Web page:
Countering the given reasons
- "To promote the Progress of Science" we need a vibrant publishing industry
No, we need an ecology in which ideas and information can be widely accessed and discussed. Forcing it to flow through a paid channel restricts access instead.
Besides, even large university libraries have budgets, and there are always journals the library cannot afford to add to its list of subscriptions. How vibrant can a publishing industry be when access to it is so restricted by cost that a dwindling percentage of students and scientists can examine the material? Restricted access simply means that there are papers that will be read by only a few people, no matter how worthy they are. This does not promote progress, it hinders it.
- The publishers have added value to the work by editing it
And it is certainly their choice to decide whether to invest in such editing, and whether the value added by this is sufficiently compelling to compete with free access to the original data. It could be argued that by not providing access directly to the original work in full that they are actually decreasing its value, as the original, full context is no longer available. It is in fact more valuable to have the original data in full.
Biomedical journals do not actually "edit" manuscripts; the copy-editing that takes place prior to proof stage is minor and confined to author queries where something is ambiguous or not following some journal standard practice (some journals, for example, do not allow authors to claim primacy, i.e., "this is the first time anyone has shown..."). The real work of improving the quality of the manuscript takes place during the review process, when faculty with expertise in the field are asked by the journal to evaluate the work. They provide comments, pointing out flaws in reasoning or raising new factors to be considered and sometimes provide detailed suggestions for new experiments that must be completed before they will be convinced of the claims being made in the manuscript. All this takes place without any compensation to the reviewers, who spend several hours reviewing the manuscript. Furthermore, in many journals the editors do not even step in to make a decision when there is disagreement among the reviewers. Finally, a paper that doesn't get published in one journal will usually find a suitable home elsewhere. Journal editors can be useful--they are necessary to the process of submitting a paper for review and eventual publication--but to claim that they "add value" to the work is ludicrous: at most they are gatekeepers for their own journal, not even the field at large.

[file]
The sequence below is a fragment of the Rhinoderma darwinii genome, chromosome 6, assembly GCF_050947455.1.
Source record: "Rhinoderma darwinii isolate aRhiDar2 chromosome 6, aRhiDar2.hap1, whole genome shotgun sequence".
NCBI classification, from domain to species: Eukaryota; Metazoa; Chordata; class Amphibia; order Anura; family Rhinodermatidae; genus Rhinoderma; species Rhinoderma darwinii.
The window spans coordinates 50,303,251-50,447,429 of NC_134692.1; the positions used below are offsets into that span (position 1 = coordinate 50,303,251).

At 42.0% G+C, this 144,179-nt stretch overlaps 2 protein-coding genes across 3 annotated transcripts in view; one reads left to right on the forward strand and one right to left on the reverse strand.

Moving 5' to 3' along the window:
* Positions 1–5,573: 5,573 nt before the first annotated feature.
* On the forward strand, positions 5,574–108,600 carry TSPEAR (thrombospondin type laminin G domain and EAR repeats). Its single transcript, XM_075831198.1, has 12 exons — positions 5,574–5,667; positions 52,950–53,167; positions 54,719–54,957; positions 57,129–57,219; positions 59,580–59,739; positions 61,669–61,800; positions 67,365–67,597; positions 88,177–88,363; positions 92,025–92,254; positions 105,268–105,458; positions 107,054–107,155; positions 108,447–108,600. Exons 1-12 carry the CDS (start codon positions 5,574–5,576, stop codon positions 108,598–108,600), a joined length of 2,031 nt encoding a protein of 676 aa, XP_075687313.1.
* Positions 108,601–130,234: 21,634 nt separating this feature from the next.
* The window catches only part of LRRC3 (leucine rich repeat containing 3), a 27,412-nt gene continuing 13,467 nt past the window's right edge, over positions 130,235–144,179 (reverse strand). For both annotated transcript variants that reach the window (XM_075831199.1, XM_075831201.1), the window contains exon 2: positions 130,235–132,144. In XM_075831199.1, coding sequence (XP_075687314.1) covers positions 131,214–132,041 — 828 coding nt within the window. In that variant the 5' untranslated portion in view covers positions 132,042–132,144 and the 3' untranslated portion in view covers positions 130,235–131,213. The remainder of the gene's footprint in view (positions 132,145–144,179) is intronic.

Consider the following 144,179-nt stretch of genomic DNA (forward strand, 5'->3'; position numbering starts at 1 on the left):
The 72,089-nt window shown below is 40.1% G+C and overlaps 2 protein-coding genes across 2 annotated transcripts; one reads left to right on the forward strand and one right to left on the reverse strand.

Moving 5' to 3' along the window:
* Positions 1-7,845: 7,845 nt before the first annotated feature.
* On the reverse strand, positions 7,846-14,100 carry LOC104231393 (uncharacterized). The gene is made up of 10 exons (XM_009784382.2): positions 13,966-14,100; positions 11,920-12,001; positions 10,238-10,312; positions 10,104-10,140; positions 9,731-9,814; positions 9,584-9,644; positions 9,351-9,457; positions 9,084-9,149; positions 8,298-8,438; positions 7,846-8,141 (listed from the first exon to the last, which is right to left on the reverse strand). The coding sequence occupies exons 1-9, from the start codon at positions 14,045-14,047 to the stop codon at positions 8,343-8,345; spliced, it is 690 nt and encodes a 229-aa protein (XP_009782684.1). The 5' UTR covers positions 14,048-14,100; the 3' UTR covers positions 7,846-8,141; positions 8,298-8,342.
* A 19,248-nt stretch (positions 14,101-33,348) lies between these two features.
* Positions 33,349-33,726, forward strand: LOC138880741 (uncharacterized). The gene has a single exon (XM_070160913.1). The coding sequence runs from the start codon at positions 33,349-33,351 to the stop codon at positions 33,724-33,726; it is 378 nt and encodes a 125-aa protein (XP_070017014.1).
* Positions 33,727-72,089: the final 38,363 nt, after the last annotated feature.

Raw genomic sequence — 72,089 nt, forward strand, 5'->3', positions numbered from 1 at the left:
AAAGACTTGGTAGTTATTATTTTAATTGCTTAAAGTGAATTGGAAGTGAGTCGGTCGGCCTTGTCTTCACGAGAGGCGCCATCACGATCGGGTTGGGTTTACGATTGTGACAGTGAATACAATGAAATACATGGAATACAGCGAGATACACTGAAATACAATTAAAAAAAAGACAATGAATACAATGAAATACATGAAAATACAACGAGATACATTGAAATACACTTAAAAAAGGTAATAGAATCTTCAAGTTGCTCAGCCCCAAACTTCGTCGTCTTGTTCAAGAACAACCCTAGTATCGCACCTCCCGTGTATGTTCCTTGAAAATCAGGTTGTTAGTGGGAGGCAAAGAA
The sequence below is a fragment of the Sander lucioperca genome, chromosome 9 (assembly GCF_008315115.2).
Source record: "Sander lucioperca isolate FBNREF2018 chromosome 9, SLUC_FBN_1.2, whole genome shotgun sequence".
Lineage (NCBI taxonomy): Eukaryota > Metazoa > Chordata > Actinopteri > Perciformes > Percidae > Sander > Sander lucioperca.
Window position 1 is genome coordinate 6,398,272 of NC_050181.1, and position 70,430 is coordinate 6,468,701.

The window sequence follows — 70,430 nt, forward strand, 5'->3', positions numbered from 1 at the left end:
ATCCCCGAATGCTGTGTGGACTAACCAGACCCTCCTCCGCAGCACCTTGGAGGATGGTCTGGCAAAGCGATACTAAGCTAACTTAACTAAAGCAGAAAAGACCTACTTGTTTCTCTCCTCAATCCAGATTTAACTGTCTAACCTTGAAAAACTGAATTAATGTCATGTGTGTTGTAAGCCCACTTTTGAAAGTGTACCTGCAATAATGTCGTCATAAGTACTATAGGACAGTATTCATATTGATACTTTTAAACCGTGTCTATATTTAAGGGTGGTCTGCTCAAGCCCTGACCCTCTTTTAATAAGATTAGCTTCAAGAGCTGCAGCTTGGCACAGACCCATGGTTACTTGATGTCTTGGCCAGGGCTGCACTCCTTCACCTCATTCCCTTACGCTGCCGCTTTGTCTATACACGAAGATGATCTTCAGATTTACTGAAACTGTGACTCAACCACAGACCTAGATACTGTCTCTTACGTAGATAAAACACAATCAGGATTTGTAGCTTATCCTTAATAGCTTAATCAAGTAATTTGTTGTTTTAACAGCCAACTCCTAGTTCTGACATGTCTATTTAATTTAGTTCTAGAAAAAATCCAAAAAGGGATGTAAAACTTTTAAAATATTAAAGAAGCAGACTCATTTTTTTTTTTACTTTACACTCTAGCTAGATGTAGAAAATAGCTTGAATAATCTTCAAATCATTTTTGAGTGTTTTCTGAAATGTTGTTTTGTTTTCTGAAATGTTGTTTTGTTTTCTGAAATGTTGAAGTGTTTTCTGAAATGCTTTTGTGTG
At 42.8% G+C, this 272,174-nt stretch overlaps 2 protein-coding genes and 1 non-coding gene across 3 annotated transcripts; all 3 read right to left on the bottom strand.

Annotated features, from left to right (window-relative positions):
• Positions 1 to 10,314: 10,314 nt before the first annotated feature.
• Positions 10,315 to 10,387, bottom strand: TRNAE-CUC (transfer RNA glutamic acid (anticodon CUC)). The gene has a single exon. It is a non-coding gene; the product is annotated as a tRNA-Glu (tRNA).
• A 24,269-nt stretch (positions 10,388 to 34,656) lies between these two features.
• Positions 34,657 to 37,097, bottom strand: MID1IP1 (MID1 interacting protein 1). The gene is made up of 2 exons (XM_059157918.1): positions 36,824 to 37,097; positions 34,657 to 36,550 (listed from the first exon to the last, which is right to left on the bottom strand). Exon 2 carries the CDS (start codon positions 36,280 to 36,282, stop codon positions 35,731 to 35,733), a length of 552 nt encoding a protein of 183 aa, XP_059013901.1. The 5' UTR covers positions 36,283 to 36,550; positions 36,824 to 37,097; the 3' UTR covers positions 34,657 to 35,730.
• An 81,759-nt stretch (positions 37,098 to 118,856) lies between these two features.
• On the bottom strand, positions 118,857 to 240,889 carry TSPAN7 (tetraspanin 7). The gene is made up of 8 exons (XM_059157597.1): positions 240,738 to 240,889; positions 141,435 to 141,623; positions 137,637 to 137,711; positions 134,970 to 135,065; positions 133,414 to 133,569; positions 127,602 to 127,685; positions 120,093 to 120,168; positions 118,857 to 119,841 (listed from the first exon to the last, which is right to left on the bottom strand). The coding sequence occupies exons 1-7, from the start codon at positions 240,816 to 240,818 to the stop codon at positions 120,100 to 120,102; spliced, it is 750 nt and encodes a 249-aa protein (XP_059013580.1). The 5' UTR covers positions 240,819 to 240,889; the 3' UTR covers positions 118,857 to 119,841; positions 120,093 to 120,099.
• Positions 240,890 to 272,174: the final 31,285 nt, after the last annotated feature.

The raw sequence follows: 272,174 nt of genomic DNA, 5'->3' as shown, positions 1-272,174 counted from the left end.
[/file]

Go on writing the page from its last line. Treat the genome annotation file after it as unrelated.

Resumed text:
- Publishing-industry jobs will be lost if the government interferes